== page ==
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On October 30, 2014, the FCC released an order that effectively resolves nearly half of the Telephone Consumer Protection Act (“TCPA”) petitions pending before it. This order addresses 24 petitions seeking clarification of the Commission’s rules requiring individuals and entities that send fax advertisements to include certain information on the fax to allow recipients to “opt-out” of receiving such transmissions in the future. The FCC denied all of the petitions insofar as they requested the FCC to rule that the “opt out” language requirement did not apply to faxes sent with the prior express consent of the recipient, but granted a retroactive waiver to the petitioners and other similarly situated parties because the scope of the opt-out requirement was previously unclear. The order thus will address a key issue in many pending TCPA class action cases. Moreover, by permitting similarly situated parties to seek the same waiver, the FCC essentially sets the stage to remove this issue from all TCPA cases involving fax transmissions. Any party facing a claim based on opt-out notices should take note of this order.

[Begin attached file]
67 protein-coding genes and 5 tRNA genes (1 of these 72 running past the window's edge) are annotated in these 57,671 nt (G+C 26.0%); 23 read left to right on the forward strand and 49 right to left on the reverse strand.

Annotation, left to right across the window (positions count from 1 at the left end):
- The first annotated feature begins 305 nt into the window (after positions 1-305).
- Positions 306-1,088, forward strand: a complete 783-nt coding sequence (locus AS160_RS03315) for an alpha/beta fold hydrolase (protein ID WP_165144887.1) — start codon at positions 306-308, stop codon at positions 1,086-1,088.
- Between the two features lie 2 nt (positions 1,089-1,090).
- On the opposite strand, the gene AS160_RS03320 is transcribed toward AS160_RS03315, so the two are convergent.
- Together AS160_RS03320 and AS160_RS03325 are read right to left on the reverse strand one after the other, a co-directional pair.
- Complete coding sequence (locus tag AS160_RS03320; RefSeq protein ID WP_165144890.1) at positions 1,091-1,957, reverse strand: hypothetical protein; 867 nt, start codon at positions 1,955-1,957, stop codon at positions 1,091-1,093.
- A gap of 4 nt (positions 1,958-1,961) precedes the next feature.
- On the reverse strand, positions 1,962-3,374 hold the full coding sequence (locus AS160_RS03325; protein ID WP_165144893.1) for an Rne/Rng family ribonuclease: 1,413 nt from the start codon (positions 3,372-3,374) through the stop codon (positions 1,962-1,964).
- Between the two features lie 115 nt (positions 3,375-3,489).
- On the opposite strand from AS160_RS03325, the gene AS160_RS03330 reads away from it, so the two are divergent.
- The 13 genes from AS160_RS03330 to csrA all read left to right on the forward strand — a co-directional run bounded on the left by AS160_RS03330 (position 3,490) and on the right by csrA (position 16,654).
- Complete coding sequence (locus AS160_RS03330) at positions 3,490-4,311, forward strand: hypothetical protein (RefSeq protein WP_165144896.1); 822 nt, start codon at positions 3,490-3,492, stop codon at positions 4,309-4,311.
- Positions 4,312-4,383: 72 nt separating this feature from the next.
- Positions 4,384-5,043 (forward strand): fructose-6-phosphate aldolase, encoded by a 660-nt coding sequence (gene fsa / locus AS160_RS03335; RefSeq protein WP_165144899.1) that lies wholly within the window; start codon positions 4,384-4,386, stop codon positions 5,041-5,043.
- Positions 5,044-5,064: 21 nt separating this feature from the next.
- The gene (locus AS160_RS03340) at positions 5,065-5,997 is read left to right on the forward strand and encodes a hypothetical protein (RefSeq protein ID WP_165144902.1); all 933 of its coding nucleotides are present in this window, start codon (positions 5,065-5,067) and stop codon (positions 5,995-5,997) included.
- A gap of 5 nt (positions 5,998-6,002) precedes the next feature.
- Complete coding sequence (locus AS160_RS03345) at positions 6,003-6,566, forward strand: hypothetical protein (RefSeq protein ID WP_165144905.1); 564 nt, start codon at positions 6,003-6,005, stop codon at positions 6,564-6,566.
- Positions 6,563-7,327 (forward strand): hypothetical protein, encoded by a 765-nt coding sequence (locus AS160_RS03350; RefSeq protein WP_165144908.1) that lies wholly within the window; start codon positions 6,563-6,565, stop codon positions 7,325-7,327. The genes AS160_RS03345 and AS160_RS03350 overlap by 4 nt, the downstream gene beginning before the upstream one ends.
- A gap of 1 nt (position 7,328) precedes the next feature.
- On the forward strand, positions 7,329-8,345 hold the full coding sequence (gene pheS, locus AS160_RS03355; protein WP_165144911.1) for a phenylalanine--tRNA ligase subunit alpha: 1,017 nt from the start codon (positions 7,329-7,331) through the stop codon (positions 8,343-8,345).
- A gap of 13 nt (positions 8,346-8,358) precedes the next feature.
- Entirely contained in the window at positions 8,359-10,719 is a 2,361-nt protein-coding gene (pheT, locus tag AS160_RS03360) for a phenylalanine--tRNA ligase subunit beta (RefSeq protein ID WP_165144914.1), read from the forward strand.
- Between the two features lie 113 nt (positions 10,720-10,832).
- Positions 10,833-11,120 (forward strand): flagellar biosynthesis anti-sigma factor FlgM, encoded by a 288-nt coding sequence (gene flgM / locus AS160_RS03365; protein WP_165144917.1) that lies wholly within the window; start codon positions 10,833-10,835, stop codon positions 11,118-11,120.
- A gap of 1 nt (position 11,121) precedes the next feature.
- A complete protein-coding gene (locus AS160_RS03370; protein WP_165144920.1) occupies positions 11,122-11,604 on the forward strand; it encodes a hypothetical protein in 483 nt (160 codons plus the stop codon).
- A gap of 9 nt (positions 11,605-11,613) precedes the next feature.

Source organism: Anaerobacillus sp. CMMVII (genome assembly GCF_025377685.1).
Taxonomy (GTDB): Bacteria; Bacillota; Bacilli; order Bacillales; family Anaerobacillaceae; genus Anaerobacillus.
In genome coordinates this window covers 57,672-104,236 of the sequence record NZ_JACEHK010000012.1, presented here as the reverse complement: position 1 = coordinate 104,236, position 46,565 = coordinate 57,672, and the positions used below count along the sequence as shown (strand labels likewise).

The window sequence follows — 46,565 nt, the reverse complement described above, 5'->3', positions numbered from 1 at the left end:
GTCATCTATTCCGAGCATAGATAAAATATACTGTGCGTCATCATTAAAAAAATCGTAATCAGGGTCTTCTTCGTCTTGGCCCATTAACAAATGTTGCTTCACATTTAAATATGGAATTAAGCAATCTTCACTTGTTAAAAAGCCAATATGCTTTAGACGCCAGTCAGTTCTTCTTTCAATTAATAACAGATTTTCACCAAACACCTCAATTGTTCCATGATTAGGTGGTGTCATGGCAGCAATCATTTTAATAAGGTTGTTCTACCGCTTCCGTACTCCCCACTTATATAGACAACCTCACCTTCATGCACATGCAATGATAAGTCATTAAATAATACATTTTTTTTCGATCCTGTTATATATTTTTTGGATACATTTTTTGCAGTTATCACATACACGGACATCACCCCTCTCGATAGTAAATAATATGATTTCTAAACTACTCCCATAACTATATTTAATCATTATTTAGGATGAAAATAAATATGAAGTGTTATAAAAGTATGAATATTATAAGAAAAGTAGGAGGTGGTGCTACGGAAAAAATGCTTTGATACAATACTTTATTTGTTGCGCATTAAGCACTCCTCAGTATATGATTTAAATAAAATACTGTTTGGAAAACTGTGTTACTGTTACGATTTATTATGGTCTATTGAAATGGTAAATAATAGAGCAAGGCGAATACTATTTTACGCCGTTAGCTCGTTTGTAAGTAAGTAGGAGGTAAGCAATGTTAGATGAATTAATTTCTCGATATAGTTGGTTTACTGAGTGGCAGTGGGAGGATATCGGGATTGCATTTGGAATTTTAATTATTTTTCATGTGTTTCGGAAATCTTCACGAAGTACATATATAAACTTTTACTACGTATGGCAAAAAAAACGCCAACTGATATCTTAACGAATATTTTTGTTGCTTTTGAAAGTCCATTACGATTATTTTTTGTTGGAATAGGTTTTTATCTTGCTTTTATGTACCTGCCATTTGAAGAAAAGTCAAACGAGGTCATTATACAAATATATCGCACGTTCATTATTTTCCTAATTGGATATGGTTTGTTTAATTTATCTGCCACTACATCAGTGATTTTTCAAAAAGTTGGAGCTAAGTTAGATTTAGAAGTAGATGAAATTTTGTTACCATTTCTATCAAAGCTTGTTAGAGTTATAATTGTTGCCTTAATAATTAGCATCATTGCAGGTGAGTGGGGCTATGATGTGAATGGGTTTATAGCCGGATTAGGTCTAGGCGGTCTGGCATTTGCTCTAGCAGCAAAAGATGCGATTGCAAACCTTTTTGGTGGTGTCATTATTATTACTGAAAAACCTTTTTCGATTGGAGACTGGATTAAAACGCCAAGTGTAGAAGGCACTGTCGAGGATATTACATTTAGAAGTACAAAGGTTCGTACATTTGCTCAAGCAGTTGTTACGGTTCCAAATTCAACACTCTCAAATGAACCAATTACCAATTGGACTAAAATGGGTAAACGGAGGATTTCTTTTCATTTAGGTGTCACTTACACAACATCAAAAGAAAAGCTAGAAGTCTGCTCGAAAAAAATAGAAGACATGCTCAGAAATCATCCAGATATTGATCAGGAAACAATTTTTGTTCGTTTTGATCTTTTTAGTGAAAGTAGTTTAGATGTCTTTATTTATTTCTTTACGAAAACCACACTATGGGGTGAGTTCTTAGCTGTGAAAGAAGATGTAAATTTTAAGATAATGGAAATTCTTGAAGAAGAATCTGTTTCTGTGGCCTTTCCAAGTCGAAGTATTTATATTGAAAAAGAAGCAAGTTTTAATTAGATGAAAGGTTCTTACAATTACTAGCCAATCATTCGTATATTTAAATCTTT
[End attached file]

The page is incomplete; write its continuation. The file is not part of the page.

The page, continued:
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With mid-term elections just around the corner, the FCC’s Enforcement Bureau issued a stern warning to political campaigns and calling services regarding their obligation to comply with the TCPA and stating that the Commission “will not hesitate to act to protect consumer privacy and their freedom from the nuisance of unwanted calls.”  The Enforcement Advisory reminded potential political callers that they may be liable for forfeiture penalties of up to $16,000 per violation of the rules.
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On September 30, 2014, AT&T Mobility (“AT&T”) asked a U.S. District Court judge to approve a settlement agreement that would resolve a class action arising under the Telephone Consumer Protection Act (“TCPA” or “Act”).  In this case, the plaintiffs alleged that AT&T made auto-dialed calls to wireless phone numbers without receiving the prior express consent of the recipients, as required by the TCPA.  Specifically, the plaintiffs’ allegations concerned collection calls made to former customers at the wireless number provided when the account was established with AT&T.  AT&T disputed the plaintiffs’ claims, arguing that the recipients gave consent to receive these calls when they provided their phone number as the “can-be-reached-at” number for calls regarding AT&T customer accounts.  Nevertheless, according to the joint motion submitted to the court, the company has agreed to pay $45 million to settle the dispute.  This is one of the largest TCPA settlements in recent history, and continues a trend of high profile TCPA class actions.